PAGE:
What is included under the various categories of copyright-protected works?
The categories of copyright-protected works include: "literary", "artistic", "dramatic" or "musical". Since the meaning of these categories may not always coincide with the term's ordinary meaning, the following definitions from the Copyright Act will provide clarity.
A literary work
includes tables, computer programs, and compilations of literary works. An artistic work
includes paintings, drawings, maps, charts, plans, photographs, engravings, sculptures, works of artistic craftsmanship, architectural works, and compilations of artistic works. A dramatic work
includes any piece for recitation, choreographic work or mime, the scenic arrangement or acting form which is fixed in writing or otherwise, any cinematographic work, and any compilation of dramatic works. Finally, a musical work
means any work of music or musical composition, with or without words, and includes any compilation thereof.
Selecting Images - Choose Royalty-Free and Educational Use
Whenever possible, consider substituting images that are still under copyright with images that have been made available for public use under terms and conditions that are user-friendly. Download our Copyright Bulletin for a list of URLs to royalty-free, educational use, and open access sites, as well as instructions on how to find reusable images using Google Images Advanced Search feature.
Clarifying the Coursepack Order Process
If you are thinking about assigning a coursepack in an upcoming term, you may find it helpful to know that SUBprint Copy Centre (Edmonton) handles printing and production, while the Copyright Office is responsible for performing the copyright compliance review.
Any questions relating to the production process, such as initiating new and repeat orders, requesting the addition and removal of course readings, may be directed to SUBprint. All questions relating to the inclusion of copyright material and the review process may be sent to the Copyright Help Desk.
When preparing a new coursepack, download and send a completed Copyright Review Form to firstname.lastname@example.org. If we reviewed your coursepack in a previous term, use the finalized form we emailed you following our last review. Once you have made any changes, send the updated form to email@example.com. If you are not sure which form to use or if you would like us to resend your old form, feel free to contact our Help Desk for assistance.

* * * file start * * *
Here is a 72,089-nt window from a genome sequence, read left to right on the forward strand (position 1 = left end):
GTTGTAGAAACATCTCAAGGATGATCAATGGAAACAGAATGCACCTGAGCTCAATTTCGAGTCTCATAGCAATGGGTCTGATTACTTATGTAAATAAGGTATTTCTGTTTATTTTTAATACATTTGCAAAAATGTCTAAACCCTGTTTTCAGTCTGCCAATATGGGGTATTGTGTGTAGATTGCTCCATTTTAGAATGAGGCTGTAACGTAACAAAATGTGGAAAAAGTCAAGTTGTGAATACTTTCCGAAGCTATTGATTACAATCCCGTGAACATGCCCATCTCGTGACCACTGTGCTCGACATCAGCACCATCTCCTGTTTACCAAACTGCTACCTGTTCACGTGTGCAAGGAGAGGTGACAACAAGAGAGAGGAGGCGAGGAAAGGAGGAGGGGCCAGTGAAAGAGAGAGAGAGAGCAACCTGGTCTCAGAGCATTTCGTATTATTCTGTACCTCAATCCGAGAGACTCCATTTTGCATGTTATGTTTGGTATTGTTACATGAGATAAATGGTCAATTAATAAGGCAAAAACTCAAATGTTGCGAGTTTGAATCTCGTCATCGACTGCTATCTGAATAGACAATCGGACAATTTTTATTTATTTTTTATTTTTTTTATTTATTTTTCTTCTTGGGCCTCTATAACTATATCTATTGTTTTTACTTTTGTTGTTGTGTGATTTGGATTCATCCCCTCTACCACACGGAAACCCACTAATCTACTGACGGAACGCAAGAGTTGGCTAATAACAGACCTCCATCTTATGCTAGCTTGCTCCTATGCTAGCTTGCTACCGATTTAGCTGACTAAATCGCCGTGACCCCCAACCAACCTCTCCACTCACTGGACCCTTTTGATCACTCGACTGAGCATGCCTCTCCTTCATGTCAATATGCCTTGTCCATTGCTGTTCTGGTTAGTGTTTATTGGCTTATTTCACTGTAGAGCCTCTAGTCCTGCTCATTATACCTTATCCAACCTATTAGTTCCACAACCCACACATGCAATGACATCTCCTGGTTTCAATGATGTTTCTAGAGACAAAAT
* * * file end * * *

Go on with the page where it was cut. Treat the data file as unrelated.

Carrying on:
Registering Copyright - Optional or Mandatory?
In Canada, registering a copyright with the Canadian Intellectual Property Office (CIPO) is not a prerequisite for protection of a work under the law. Rather, the economic and moral rights granted under the Copyright Act apply immediately upon creation of an original literary, artistic, dramatic, or musical work. Although not mandatory, many owners choose to register their copyright as doing so does provide advantages.
Additional reading on copyright and the registration process is available in CIPO's online resource "A Guide to Copyright".
What is the Public Domain?
Copyright is a time-allocated right and when it expires, the content to which it once applied is available for use by the public and may be freely shared. Collectively, these copyright-free works are referred to as the "public domain".
In Canada, the general term of copyright is life of the author plus an additional 50 years. In cases of joint-authorship, copyright in a work subsists for 50 years following the death of the last surviving author.
There are some exceptions to the 50-year rule, so use the public domain flowchart to help you assess whether the work you want to use is still under copyright.
Copyright Assignment vs. Licensing
When publishing, you may be asked to transfer or assign your copyright to the publisher, or you may be asked to grant a licence that allows the publisher to use your work under set terms. The type of agreement you sign is significant as it determines whether you are free to use your work in future or whether you need to ask the publisher for permission. This distinction is of particular importance to graduate students who wish to incorporate their published research into a thesis or dissertation.
When granting a licence, check whether you are granting permission on an "exclusive" or "non-exclusive" basis. If a licence is exclusive this means you cannot licence further use of the work to others, whereas a non-exclusive licence has no such limitations.
Assignments, transfers, and exclusive licences must all be in writing to be valid; verbal authorization is sufficient when granting permission on a non-exclusive basis.
Licence Terms for e-Journals now Online
Link to UA Libraries e-Collection
Resources available in the UA Libraries digital e-holdings (i.e. online journals, e-books, databases, newspapers, image collections, etc.) are acquired under licence or subscription and the terms of these agreements govern use. While some agreements allow copying and sharing, many do not. Avoid restrictions by providing other CCID holders with a persistent (static) link to the original source. Instructions on how to create a persistent link are available here.
As an alternative to copying and sharing material available online, consider providing others with hyperlinks to the original source. Why? Sharing a link does not create an additional copy and if there is no copy made, there is no copyright issue.